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New here - need to decide - care home or home care


Registered User
Jun 25, 2022
Canary - you've hit the nail on the head. Its been such a shock.

I've spent the last few years since dad died sorting out ways to get her safe with her medication and food, sorting out financial power of attorney (she wouldn't sign the health/welfare one), trying in vain to get her to accept the idea of carers or meals on wheels or a cleaner... (but unable to just book them in as I'm already owed over 1k of my own money for food shops etc as she became unable to sign cheques and they bounced so I just decided to pay and wait for the power of attorney to be registered with OPG and the bank) that in my head it was a case of 'yes things are deteriorating but visiting care will fix it and I've now got POA and a needs assessment, I'm nearly there, I can book them in with her money and see how it goes...' that when the social worker mentioned a care home as an option I was totally blown away.

Glad in hindsight though as another (weekend/out of hours) social worker rang me today who wasn't anywhere near as good or as straight talking and I just requested that the normal one who's back tomorrow do the mental capacity assessment and get back to me.

Emotionally - I wasn't ready. I knew it would take a crisis for care home consideration but because she hadn't fallen or injured herself or left the gas on yet I didn't see this as the 'crisis.'

Theres this societal expectation as well that you just give up everything and do your absolute best to keep them at home, like this is the holy grail or magic cure when in reality sometimes maybe its just cruel to everyone involved. She was so good at masking it as well that I'm in shock that it's being recognised which is a huge relief but also weirdly difficult to deal with after feeling very on my own with it. I worry that the neighbours will think I'm cruel if I rehome her because they haven't seen the reality, but I've no idea why I even care. Ill also have to rehome her dog (tried having it here but it hates my dog and vice versa) so thats emotional as it was the thing keeping her going and I now have to admit that she cant look after it anymore. Thats likely to have to happen regardless of the outcome.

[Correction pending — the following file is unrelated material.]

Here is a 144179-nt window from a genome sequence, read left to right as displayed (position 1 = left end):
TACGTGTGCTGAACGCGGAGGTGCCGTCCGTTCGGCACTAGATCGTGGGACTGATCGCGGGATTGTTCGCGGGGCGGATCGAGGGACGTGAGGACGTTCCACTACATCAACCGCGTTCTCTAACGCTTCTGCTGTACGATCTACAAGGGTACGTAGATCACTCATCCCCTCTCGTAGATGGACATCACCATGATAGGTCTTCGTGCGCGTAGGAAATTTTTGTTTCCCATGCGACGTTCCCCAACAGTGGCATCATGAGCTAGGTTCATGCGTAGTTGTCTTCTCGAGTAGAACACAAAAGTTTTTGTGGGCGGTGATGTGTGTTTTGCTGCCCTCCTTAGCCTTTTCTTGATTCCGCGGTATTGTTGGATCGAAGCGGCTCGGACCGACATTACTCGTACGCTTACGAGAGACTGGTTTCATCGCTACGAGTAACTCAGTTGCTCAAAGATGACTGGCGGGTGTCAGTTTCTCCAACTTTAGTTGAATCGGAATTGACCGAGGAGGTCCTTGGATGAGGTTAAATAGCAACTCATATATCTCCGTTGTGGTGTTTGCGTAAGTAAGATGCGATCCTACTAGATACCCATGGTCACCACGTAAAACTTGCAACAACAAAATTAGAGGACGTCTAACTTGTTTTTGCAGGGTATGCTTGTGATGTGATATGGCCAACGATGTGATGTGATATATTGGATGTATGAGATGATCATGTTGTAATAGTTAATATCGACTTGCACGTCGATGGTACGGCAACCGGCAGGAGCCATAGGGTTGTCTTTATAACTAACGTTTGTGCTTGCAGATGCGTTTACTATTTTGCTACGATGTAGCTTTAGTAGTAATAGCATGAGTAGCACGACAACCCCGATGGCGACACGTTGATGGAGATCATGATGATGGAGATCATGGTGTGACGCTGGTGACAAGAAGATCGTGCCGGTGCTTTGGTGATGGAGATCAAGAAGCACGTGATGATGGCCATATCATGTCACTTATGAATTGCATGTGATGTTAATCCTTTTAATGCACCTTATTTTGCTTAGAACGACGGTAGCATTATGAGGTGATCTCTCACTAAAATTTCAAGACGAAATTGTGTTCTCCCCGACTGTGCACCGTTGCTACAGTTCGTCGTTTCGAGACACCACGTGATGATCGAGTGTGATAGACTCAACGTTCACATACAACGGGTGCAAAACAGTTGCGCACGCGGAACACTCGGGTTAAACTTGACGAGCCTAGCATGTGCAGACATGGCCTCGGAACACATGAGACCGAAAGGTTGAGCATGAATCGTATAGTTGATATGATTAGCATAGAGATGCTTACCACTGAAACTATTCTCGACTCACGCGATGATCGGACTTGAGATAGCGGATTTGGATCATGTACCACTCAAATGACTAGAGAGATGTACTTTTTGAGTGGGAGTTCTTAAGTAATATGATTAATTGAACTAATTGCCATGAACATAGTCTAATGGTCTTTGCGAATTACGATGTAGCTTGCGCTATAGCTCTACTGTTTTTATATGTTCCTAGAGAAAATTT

We'll see what tomorrow/this week brings. Hopefully she won't have a good day/hour and pull the wool over their eyes/pass the capacity assessment!
Oh, I could be reading this about my Mum! Only she hasn’t been in hospital or been assessed by Social Services. I guess I have been as much in denial as she has been about the situation and your post has opened my eyes to the reality of her needs. Thank you. We have recently realised that a care home near me ( mum was 3 hours away) is the best option and I’ve found a lovely one for a“convalescent break” so am crossing everything that it works out well. Good luck to you too. I’m sure it will be a rocky road for us both!


New member
Jun 28, 2022
My answer's probably too late for YammaY, but for anyone else in this situation with a relative in hospital, you have the right to insist that the social worker dealing with your loved one's discharge carries out an NHS Continuing Health Care Checklist.
This is carried out by the care worker, in consultation with the doctors and nursing staff, and with the occupational therapy or other staff who assess your loved one's mobility and their ability to look after themselves (or not, obviously), and you have the right to be in that meeting too and say your piece.
Depending on how your relative scores on this checklist, referral is made to NHS CHC locally, and they determine whether your relative's needs are complex enough that they need NHS Continuing Healthcare funding (usually a senior CHC staff member has to visit them in their own home after discharge to make an assessment).
This funding, if awarded, can cover fees for carers to look after them in their own home or your home, and would also cover fees that might be incurred later in your relative's dementia "journey" for nursing, accommodation and food if they need to go into a care home (in which case, discharge at that point can be effected straight from hospital to care home if they are back in hospital again).
This is NOT means-tested, so is independent of what your relative has in assets, and will solely focus on his/her needs. CHC can agree or disagree with your choice, but you can suggest the care home, and if you're lucky, they'll approve the one you choose.
My relative was incredibly lucky to find herself, at the end of this process, in a CQC-rated "Outstanding" nursing home solely for dementia sufferers, where she's loved and cared for in the way that all dementia patients should be. Fight your corner and latch onto anyone who seems sympathetic in this process. Good luck.